Hi, I'm sorry about the poor formatting but in the text box everything is indented correctly and I have tried resetting tabs - possibly a problem with my browser. Will try to get it fixed soon. Thanks for all the responses! – wemmett Mar 26 '10 at 10:39

How fast would you expect it to be to move 13Gb of data around? This problem is I/O bound and not a problem with Python. To make it faster, do less I/O. Which means that you are either (a) stuck with the speed you've got or (b) should retool later elements of your toolchain to handle the files in-place rather than requiring one giant 13 Gb file.

share|improve this answer
2  
"How fast would you expect": per en.wikipedia.org/wiki/Hard_disk_drive#Data_transfer_rate , 70 MB/sec (disk-to-memory & viceversa) on a typical drive, so if the data's being written to a different drive than it's being read from, considering that a good OS will overlap the operations, one could hope to move 13GB in a tad more than 3 minutes. 6 minutes is almost twice that, which suggests the program's doing twice as much I/O as is needs (or the filesystem's fragmented or the OS sucks, of course;-). The approach I suggest may reduce the I/O (not reading the files' headers twice). – Alex Martelli Mar 24 '10 at 15:48
    
But if it is not a different disk (and I bet it isn't), then this particular program is actually running almost optimally! :) – Peter Boothe Mar 27 '10 at 1:52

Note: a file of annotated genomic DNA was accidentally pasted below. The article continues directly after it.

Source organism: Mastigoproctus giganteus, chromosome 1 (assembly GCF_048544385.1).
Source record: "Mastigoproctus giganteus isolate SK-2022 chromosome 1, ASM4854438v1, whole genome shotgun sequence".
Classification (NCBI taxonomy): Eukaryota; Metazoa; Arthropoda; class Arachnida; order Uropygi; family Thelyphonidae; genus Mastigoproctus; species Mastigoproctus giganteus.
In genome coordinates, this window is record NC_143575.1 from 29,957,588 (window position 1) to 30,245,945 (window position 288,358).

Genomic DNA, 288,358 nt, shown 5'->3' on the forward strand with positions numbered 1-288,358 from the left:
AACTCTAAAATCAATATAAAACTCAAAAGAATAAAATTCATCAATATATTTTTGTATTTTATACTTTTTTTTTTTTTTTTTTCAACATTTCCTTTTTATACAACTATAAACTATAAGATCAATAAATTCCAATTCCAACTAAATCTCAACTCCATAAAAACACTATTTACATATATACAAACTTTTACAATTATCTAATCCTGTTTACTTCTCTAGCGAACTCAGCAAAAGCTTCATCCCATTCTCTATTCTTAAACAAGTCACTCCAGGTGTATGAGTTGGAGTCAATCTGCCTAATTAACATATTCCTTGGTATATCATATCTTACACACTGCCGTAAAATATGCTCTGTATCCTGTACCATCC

You can save the time it takes the 2nd time to skip the headers, as long as you have a reasonable amount of spare disk space: as well as the final file, also open (for 'w+') a temporary file temp_file, and do:

import shutil

hdr_list = []
bod_list = []
dispatch = {True: (hdr_list, final_file), 
            False: (bod_list, temp_file)}

for bowtie_file in file_count:
    with open(os.path.join(work_directory_master,bowtie_file)) as f:
        for line in f:
            L, fou = dispatch[line[0]=='@']
            L.append(f)
            if len(L) == 1000000:
                fou.writelines(L)
                del L[:]

# write final parts, if any
for L, fou in dispatch.items():
    if L: fou.writelines(L)

temp_file.seek(0)
shutil.copyfileobj(temp_file, final_file)

This should enhance your program's performance. Fine-tuning that now-hard-coded 1000000, or even completely doing away with the lists and writing each line directly to the appropriate file (final or temporary), are other options you should benchmark (but if you have unbounded amounts of memory, then I expect that they won't matter much -- however, intuitions about performance are often misleading, so it's best to try and measure!-).